Early life and careerEdit
Drees was born on February 8, 1917 in Chicago. He attended Austin High School and the University of Iowa, where he was an all-Big Ten center on the Iowa Hawkeyes men's basketball team. After graduating, he went to work for WJJD in Chicago as a secondary baseball play-by-play announcer to John Harrington. His first day on the air was May 23, 1938. In addition to baseball, Drees also called National Football League games and horse races from Sportsman's Park for WJJD and sister station WIND. Although he had never seen a horse race prior to calling one, Drees became "the most accurate and respected horse race announcer in the country" according to Jack Brickhouse.
After the war, Drees returned to WJJD and WIND, but the stations had dropped their sports coverage. He later moved to Los Angeles, where he called horse races and served as Public Relations director for the Los Angeles Dons of the All-America Football Conference. After the league folded in 1949, he returned to Chicago, where he called horse races and college football.
Drees first television role was co-hosting Pabst Blue Ribbon Bouts with Russ Hodges. His television broadcast of the 1963 Sonny Liston-Floyd Patterson world heavyweight championship fight drew the largest audience in history up to that point. In 1954, he was hired by ABC to announce college football games with Tom Harmon. In 1960, he was hired by CBS to call St. Louis Cardinals football games. In 1967/68 he called Super Bowl I and II for the CBS Radio Network. In addition to NFL games, Drees also called college football, golf, and horse races for CBS. He returned to ABC, and in 1972, hosted a 5-minute daily broadcast on the American Information Radio Network.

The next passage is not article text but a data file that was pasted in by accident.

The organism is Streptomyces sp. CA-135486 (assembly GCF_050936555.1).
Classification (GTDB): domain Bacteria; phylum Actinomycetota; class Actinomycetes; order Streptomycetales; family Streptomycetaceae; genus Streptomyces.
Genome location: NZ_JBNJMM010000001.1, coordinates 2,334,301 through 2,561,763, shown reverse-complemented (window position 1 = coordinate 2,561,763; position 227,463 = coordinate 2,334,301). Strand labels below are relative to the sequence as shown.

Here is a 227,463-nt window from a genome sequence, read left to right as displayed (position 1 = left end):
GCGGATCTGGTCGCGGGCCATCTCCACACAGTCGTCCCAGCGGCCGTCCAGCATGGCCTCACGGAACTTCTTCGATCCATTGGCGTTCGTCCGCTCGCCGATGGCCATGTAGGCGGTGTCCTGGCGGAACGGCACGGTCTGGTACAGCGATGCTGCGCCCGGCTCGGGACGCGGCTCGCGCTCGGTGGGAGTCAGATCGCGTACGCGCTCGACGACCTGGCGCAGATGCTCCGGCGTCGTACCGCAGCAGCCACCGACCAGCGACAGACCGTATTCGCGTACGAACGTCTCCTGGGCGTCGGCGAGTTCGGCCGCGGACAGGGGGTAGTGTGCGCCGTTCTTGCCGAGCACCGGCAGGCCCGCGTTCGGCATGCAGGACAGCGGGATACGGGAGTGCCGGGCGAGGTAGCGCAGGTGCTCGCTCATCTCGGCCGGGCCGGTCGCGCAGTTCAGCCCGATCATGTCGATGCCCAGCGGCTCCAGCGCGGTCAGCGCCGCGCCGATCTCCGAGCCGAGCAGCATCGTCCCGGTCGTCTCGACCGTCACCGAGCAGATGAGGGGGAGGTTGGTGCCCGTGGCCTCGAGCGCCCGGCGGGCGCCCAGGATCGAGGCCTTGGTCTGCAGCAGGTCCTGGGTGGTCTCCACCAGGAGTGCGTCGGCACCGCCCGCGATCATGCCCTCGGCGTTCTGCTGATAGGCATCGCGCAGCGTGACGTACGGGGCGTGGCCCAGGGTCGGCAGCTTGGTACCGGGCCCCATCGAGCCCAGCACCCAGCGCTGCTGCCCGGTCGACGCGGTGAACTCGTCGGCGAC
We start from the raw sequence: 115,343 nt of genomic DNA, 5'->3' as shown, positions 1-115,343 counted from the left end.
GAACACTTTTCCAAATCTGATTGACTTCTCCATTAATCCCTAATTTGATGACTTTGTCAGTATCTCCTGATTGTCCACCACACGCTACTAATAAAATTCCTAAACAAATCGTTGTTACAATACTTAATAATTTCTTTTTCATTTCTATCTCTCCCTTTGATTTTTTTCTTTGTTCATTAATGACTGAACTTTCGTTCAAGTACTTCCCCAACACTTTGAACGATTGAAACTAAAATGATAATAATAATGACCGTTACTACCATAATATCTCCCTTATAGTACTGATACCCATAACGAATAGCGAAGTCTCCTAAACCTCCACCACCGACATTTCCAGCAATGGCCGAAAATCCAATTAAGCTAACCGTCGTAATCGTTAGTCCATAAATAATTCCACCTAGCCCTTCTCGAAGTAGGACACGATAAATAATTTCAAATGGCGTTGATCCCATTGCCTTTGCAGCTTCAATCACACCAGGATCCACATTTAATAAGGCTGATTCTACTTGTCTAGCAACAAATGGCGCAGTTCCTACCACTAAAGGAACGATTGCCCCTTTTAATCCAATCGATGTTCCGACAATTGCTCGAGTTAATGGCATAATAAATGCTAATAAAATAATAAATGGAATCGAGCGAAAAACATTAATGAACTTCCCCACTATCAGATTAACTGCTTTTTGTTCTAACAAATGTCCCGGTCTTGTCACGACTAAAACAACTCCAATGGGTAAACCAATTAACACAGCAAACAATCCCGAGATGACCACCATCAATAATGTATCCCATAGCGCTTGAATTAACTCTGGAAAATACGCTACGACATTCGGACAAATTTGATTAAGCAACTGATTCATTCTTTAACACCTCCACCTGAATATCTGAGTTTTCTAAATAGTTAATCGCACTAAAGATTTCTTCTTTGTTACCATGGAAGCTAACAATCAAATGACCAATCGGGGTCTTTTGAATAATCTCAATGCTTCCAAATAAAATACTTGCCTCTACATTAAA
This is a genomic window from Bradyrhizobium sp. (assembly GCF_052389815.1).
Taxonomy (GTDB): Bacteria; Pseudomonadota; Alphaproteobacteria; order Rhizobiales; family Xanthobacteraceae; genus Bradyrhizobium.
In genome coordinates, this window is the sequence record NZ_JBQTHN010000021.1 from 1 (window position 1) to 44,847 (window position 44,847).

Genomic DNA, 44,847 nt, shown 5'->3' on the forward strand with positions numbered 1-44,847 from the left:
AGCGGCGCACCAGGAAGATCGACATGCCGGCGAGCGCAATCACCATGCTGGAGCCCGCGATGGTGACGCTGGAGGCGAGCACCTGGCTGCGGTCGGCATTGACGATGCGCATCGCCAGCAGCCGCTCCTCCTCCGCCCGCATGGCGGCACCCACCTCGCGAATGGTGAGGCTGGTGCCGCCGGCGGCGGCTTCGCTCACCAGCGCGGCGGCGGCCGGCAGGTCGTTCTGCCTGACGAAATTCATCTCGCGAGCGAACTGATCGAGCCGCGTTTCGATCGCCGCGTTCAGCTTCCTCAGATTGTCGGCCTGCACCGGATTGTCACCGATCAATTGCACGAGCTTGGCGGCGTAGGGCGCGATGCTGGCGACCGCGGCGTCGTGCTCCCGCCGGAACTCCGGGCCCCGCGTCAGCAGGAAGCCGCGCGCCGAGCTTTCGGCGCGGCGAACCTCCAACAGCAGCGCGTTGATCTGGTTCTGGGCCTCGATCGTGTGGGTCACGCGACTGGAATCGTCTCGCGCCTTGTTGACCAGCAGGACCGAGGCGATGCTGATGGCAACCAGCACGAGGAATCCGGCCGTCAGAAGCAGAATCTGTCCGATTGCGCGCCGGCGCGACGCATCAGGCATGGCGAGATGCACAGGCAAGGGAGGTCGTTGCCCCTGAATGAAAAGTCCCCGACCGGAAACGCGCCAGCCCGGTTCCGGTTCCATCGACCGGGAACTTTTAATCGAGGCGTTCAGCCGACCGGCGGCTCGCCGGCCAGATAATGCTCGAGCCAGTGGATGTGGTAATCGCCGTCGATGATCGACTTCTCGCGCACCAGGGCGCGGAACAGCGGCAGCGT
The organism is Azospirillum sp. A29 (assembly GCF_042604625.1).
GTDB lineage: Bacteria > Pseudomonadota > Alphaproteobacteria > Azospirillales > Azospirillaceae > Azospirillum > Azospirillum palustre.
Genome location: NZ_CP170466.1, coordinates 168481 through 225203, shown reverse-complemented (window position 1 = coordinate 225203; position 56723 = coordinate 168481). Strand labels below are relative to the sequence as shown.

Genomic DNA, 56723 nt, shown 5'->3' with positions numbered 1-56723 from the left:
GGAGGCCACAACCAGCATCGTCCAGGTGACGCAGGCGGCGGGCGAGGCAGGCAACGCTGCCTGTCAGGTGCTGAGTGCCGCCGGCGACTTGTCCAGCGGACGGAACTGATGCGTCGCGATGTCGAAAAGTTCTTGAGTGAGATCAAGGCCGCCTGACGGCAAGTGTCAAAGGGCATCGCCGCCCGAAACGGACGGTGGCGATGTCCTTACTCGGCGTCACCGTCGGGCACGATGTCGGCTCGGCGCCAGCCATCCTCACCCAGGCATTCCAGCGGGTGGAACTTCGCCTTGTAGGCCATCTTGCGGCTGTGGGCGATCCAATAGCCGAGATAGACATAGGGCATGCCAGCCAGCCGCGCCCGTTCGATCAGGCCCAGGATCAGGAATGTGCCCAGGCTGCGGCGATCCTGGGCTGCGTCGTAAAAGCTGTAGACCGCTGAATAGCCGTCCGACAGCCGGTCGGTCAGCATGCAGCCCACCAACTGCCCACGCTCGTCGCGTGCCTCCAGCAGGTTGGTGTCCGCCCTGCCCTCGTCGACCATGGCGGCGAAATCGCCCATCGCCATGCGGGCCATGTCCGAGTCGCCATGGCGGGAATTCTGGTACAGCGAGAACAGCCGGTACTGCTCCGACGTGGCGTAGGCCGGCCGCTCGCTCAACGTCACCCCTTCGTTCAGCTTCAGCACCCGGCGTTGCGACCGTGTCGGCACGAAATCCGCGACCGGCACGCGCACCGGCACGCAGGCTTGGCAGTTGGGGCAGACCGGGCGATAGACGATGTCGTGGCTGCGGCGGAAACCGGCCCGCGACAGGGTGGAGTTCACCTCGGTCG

During the 1960s, Drees broadcast the Illinois state high school basketball tournaments on WGN-TV. He also hosted a program on WGN-TV called "Sports Unlimited". He was the play-by-play voice for Chicago White Sox telecasts on WFLD from 1968 through 1972. His broadcast partners were Dave Martin (1968), Mel Parnell (1969), Billy Pierce (1970) and Bud Kelly (1971–1972).
Later career and retirementEdit
In 1974 Drees and James C. Mullen published a book entitled Where Is He Now? Sports Heroes of Yesterday - Revisited. From 1977 to 1985 he worked for WKRG-TV in Mobile, Alabama. In 1986, he retired to Dallas.
Drees and his wife Mary were married on August 16, 1939. They had three children.
- David L. Porter, ed. (1995). Biographical Dictionary of American Sports: 1992-1995 Supplement for Baseball, Football, Basketball, and Other Sports. Greenwood Publishing Group. pp. 343–344. ISBN 9780313284311.
- "Jack Drees, Tv Sports Announcer". Chicago Tribune. July 28, 1988. Retrieved 18 May 2012.
- Patterson, Ted (2002). The Golden Voices of Baseball. Sports Publishing LLC. ISBN 9781582614984.
- Patterson, Ted (2004). The Golden Voices of Football. Sports Publishing LLC. ISBN 9781582617442.
- All-time Broadcasters (pre-2009) – Chicago White Sox.